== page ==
P.S. Nivas, who died at the Government Medical College Hospital, Kozhikode, on Monday at the age of 73, was a cinematographer who made his mark in various south Indian films, including some iconic ones such as 16 Vayathinile and Sagara Sangamam (Silangai Oli).
It was his superb work in the 1977 Malayalam film Mohiniyattam that first gave him wide recognition. He also won the national award for the best cinematographer (black-and-white) for that film directed by Sreekumaran Thampi.
Born in Kozhikode, Nivas learnt cinematography from the Institute of Film Technology, Adyar, Chennai. After assisting in Malayalam films such as Kuttyedathi and Chembarathi, he became an independent cinematographer with Sathyathinte Nizhalil in 1975.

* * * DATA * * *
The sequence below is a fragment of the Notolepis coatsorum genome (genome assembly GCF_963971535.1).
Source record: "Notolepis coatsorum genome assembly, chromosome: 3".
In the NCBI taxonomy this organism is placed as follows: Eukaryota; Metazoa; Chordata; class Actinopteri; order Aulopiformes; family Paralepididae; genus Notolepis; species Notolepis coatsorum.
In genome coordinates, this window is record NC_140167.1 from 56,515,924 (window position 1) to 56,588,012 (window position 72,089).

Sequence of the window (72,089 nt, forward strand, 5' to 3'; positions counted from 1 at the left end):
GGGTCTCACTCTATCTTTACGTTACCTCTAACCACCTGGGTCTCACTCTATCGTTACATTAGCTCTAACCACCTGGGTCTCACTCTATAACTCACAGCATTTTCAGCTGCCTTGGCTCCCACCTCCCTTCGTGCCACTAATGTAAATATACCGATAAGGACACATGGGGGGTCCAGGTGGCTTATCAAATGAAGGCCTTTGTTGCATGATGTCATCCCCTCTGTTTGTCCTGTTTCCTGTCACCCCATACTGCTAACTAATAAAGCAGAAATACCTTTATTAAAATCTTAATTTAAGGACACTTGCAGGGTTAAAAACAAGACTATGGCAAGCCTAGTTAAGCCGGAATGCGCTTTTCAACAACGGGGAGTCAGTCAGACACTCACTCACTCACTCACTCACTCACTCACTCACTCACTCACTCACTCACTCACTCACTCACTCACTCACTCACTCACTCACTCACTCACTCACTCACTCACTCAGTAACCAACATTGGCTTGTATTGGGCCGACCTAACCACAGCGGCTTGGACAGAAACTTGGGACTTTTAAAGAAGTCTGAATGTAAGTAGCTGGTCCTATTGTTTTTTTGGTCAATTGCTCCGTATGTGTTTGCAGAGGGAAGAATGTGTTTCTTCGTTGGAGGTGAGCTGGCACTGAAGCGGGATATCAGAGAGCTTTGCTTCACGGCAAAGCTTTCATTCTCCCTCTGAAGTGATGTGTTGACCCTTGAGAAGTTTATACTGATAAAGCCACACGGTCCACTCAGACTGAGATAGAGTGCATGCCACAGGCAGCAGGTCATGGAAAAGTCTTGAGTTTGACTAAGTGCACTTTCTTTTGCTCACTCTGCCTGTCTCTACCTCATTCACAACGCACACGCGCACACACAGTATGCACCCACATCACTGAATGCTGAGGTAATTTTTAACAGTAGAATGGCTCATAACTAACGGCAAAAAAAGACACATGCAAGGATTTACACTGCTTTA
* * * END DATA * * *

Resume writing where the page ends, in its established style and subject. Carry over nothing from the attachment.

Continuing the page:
“He had expressed the desire to work with me and I had faith in him as he was a product of the Adyar film institute,” Thampi told The Hindu. “He lived up to my expectations too, as he gave me some wonderful frames in Mohiniyattam.”
Thampi recalled that it was after watching Mohiniyattam at a cinema in Chennai that Bharathiraja signed him up for his directorial debut 16 Vayathinile, which featured Kamal Haasan, Rajinikanth and Sridevi, who would all go on to become superstars of Indian cinema. Nivas’s camera played a major role in making the film set in rustic Tamil Nadu attaining cult status. Nivas and Bharathiraja teamed up to make more memorable films such as Kizhakke Pogum Rail, Sigappu Rojakkal and Ilamai Oonjal Aadukirathu.
When Bharathiraja turned actor with Kallukkul Eeram, it was Nivas who directed him.
He directed a few more films, but it was as a cinematographer that he contributed more to cinema. “I think he got fewer opportunities as a cinematographer after he decided to become a director,” said Thampi. “He was one of the finest cinematographers in south Indian cinema in the 1970s and 80s.”
He remained largely unsung though.